Jaguar XJ220mid-engined supercar produced by Jaguar in collaboration with Tom Walkinshaw Racing as Jaguar Sport between 1992 and 1994. It held the record for the highest top speed of a production car (350 km/h, 217 mph) (although it was modified from standard to achieve this), until the arrival of the McLaren F1 in 1994. The XJ220 is unrelated to other XJ models, despite sharing the "XJ" prefix.
Originsn the early days of the company, certain Jaguar employees had created an informal group they called "The Saturday Club" (so-named because they would meet after-hours and on weekends to work on unofficial pet-projects). In the 1980s, Jaguar's chief engineer Jim Randle, as part of that group, began work on what he saw as competition for cars like the Ferrari F40 and Porsche 959. He envisioned what was essentially an updated XJ13 - a lightweight two-seater with a powerful mid-mounted V12 engine. Randle expanded on the idea by settling on all wheel drive for increased traction and better handling and an integral safety-cage so the car could be safely raced at extremely high speeds. From the outset, the intention was to create a vehicle capable of exceeding 320 km/h (200 mph).
Concept carJaguar executives who saw the concept were sufficiently impressed to formally commit company resources to producing a car for the 1988 British Motor Show. Tom Walkinshaw Racing was engaged to produce a 6.2-litre version of Jaguar's V12 engine with four valves per cylinder, quad camshafts, and a target output of 500 hp (370 kW; 510 PS). The all-wheel drive system was produced by FF Developments, who had experience with such systems going back to the 1960s and the Jensen FF. The styling of the car was done by Keith Helfet and included scissor-style doors similar to those in use by Lamborghini in several of their cars. The name "XJ220" was assigned as a reference to the targeted top speed of 220 mph (350 km/h).
XJR-9. But as it was intended to be, first and foremost, a roadcar, it would be more appropriate to compare it with something like the XJS; in spite of being 30-inch (762 mm) longer and 10-inch (254 mm) wider and even with the added weight of the all-wheel drive system, the XJ220 was still 170 kg (375 lb) lighter than the XJS.
The car was officially announced in 1989 with a price of £361,000 ($580,000 USD) and prospective buyers were expected to put up a deposit of £50,000 ($80,000 USD) to be put on the waiting list for delivery. Because Jaguar promised to limit initial production to 220 units and that total production would not exceed 350, many of those who put deposits on the cars were speculators who intended to sell the car at an immediate profit.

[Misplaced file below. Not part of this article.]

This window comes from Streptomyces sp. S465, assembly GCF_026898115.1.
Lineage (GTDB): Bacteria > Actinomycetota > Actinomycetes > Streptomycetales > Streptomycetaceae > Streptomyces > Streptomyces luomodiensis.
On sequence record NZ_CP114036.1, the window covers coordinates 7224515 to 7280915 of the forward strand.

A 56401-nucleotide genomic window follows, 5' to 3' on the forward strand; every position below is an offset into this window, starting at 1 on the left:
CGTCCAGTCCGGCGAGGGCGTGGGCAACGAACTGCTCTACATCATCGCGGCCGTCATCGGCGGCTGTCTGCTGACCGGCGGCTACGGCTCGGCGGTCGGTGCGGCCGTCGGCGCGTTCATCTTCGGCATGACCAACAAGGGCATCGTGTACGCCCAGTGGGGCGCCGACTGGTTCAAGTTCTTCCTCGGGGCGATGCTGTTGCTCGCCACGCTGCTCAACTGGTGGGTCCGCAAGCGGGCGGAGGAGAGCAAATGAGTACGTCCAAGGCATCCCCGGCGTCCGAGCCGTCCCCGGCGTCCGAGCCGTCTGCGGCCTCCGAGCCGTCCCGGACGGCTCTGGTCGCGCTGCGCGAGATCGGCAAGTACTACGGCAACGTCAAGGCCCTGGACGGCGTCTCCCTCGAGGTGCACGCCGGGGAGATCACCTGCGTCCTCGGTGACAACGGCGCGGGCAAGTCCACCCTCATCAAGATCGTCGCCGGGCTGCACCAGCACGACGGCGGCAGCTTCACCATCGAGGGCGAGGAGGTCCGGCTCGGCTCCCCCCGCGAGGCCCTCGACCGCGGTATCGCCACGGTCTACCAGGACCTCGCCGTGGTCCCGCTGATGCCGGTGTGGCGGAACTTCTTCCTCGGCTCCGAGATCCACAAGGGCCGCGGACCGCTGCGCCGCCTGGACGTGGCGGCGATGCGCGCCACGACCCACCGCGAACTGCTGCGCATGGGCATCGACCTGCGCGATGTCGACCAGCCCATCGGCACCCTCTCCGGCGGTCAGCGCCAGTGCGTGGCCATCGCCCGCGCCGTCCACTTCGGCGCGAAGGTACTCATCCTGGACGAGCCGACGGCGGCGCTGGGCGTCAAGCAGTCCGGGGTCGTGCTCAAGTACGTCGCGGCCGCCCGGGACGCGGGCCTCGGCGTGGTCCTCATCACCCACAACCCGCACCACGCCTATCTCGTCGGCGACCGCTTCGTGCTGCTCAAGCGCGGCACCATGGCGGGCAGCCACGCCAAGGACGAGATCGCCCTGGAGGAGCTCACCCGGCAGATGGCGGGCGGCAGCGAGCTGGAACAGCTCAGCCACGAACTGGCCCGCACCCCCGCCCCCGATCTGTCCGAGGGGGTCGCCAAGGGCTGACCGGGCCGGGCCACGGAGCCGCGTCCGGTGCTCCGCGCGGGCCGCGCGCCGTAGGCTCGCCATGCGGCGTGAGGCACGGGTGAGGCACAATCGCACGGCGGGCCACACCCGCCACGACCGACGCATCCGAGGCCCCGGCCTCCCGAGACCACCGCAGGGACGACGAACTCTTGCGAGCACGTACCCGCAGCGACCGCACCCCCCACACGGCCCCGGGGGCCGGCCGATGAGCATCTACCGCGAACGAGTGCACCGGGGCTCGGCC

Production versionThe production version of the car was first shown to the public in October 1991 after undergoing significant changes. The most obvious of which was a completely different drivetrain and the elimination of the scissor doors. TWR was charged with producing the car and had several goals/rules: the car would be rear wheel drive instead of all wheel drive; would have a turbocharged V6 engine instead of the big V12; and performance goals of over 200 mph (320 km/h), 0 to 60 mph (97 km/h) in 3.6 seconds, and the lightest weight possible.
The 6.2-litre V12 had been judged too difficult to get past increasingly strict emission regulations, and there were also reportedly some design problems caused by the size of the power plant. It was replaced with a Tom Walkinshaw-developed 3.5-litre V6 based on the engine used in the Austin Metro 6R4 rally car and fitted with twin Garrett T3 turbochargers, generating 542 bhp (404 kW; 550 PS) of maximum power at 7000 rpm and 476 lb•ft (645 N•m) of torque at 4500 rpm. This engine was the first V6 in Jaguar's history, and was the first to use forced induction. In spite of the smaller displacement and half the number of cylinders, the engine produced more power than the V12 would have. However, potential customers judged the exhaust note to be harsh and the lag from the turbos to be an annoyance. Also missing from the production version of the car was the Ferguson all wheel drive – the production car had only rear driven wheels, through a conventional transaxle – and the ABS.